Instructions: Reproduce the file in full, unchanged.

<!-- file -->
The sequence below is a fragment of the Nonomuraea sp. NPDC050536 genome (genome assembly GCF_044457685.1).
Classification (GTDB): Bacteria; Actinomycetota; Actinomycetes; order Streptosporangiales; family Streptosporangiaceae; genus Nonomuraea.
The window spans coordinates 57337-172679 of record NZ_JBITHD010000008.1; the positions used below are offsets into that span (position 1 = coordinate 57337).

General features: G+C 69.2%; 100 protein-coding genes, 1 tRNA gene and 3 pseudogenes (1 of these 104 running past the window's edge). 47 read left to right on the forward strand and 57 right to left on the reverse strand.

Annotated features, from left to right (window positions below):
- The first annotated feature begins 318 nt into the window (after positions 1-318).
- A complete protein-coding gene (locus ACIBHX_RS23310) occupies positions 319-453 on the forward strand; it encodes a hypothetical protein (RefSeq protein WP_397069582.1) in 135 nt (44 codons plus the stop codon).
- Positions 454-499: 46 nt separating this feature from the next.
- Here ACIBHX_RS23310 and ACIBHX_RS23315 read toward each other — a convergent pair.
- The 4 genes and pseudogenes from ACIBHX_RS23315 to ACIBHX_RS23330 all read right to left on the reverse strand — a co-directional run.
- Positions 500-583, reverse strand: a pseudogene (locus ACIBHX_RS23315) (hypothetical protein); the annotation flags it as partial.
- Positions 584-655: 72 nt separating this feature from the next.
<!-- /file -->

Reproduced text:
The sequence below is a fragment of the Nonomuraea sp. NPDC050536 genome (genome assembly GCF_044457685.1).
Classification (GTDB): Bacteria; Actinomycetota; Actinomycetes; order Streptosporangiales; family Streptosporangiaceae; genus Nonomuraea.
The window spans coordinates 57337-172679 of record NZ_JBITHD010000008.1; the positions used below are offsets into that span (position 1 = coordinate 57337).

General features: G+C 69.2%; 100 protein-coding genes, 1 tRNA gene and 3 pseudogenes (1 of these 104 running past the window's edge). 47 read left to right on the forward strand and 57 right to left on the reverse strand.

Annotated features, from left to right (window positions below):
- The first annotated feature begins 318 nt into the window (after positions 1-318).
- A complete protein-coding gene (locus ACIBHX_RS23310) occupies positions 319-453 on the forward strand; it encodes a hypothetical protein (RefSeq protein WP_397069582.1) in 135 nt (44 codons plus the stop codon).
- Positions 454-499: 46 nt separating this feature from the next.
- Here ACIBHX_RS23310 and ACIBHX_RS23315 read toward each other — a convergent pair.
- The 4 genes and pseudogenes from ACIBHX_RS23315 to ACIBHX_RS23330 all read right to left on the reverse strand — a co-directional run.
- Positions 500-583, reverse strand: a pseudogene (locus ACIBHX_RS23315) (hypothetical protein); the annotation flags it as partial.
- Positions 584-655: 72 nt separating this feature from the next.